Outspoken Lehman Urges a Smaller Pentagon. ADVICE FOR TOWER
WASHINGTON — JOHN F. LEHMAN JR. has many opinions. Few are gently expressed. During his six years as secretary of the Navy, Mr. Lehman often derided critics as ``parlor-room Pershings'' or ``armchair strategists.'' In his just-published memoirs he adds ``TV commentators and other naysayers,'' the ``anti-naval'' Pentagon bureaucracy, and CIA ``Pollyannas'' to his list of targets.
His advice to incoming Defense Secretary John Tower is similarly blunt: Move your office across the river to the White House.
In fact, the whole Cabinet should work near the Oval Office, so President Bush's closest counsels are not ``his advance men and his media expert and his makeup artist and his hairdresser,'' Lehman said in a recent interview.
He also recommends that the new Tower team assuming power at the Defense Department:
Save money by putting larger chunks of US armed forces in the reserves.
Allow the Pentagon bureaucracy to halve itself through attrition.
Strengthen civilian control over the military by giving the secretaries of the Army, Navy, and Air Force more power.
John Lehman is the son of a prominent Pennsylvania family - the late Grace Kelly, Princess of Monaco, was his cousin. He has a degree from England's Cambridge University on his r'esum'e, as well as service under former Secretary of State Henry Kissinger. He is the sort of man who titles a chapter in his Navy secretary memoirs: ``Why I Wanted the Job and How I Got It.''
Cajoling funds out of Congress for a 600-ship fleet is probably his best-known political accomplishment.
Thus, it comes as something of a surprise when he says the US should now have only 450 ships on active duty, with 150 in the reserves. He says the Army should similarly reverse its current ratio of 18 active to 10 reserve divisions.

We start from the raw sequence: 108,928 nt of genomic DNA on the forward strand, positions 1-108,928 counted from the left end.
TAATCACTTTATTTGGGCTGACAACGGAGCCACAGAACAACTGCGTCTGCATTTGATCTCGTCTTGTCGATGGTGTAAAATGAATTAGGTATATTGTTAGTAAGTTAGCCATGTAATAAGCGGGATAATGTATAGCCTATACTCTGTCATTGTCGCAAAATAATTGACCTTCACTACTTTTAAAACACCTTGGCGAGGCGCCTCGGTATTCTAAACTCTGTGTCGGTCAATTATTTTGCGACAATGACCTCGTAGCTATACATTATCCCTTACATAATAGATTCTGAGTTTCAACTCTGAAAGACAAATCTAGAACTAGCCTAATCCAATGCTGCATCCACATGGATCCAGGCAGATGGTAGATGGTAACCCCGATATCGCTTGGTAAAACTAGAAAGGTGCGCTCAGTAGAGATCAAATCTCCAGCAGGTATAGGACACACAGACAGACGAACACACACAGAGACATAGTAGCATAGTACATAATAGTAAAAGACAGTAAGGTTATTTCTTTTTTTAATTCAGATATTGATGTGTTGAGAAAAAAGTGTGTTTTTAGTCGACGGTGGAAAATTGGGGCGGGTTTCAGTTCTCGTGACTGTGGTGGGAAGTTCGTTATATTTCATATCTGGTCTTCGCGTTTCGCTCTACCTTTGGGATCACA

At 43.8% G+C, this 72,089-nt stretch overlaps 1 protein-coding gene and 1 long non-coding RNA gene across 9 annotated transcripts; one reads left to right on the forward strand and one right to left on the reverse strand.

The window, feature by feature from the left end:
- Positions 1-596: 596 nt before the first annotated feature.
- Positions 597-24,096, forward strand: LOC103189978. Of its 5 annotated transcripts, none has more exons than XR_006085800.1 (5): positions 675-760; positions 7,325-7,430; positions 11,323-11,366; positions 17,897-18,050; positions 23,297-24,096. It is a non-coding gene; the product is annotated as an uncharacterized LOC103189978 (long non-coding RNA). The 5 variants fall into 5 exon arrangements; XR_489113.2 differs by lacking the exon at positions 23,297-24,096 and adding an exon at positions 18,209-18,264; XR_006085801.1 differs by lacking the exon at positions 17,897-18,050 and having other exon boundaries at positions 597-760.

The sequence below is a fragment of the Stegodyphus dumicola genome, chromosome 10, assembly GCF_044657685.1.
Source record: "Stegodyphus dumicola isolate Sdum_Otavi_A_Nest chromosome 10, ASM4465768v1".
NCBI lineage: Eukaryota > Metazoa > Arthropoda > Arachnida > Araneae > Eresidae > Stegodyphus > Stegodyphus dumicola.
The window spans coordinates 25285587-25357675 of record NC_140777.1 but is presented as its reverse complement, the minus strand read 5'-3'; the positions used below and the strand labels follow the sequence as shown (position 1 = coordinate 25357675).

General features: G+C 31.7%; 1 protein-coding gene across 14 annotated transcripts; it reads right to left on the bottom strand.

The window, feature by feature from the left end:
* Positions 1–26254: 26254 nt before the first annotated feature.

His reasoning is that the Soviet Union's new attitude toward the West, as exemplified by unilateral troop cuts, makes a real difference in the superpower military balance. For the US, ``the threat has reduced,'' he says.
Not that Lehman equates the military reserves with cold storage. He says the US should adopt the Soviet practice of ``cadre'' units, that is, reserve units that are kept at 50 percent strength.
He also says the US could save money by doing away with some of its foreign commitments. In particular, he says that President Carter's declaration that the US would fight an invasion of the Persian Gulf should be reversed. Gulf oil is more important to Europe than it is to the US, he says, and, thus, West European nations should spend more to defend the area.
``Why should we be the sucker that pays all the cost?'' he asks.
The US national security strategy is also too focused on Europe, according to Lehman. He says the success of the North Atlantic Treaty Organization has in the United States ``raised up generations of people who depend on their annual vacations in Europe centering around the various powwows and nuclear planning groups and so forth in NATO councils.''
He says the US should pay more attention to the nations of the Pacific Rim.
In practical terms, this opinion can be interpreted as meaning that the Navy budget should be protected at the expense of the Army and Air Force, but Lehman declines to say this out loud. He says only that there should be harder consideration of ``what priorities ought to be when carving up the pie.''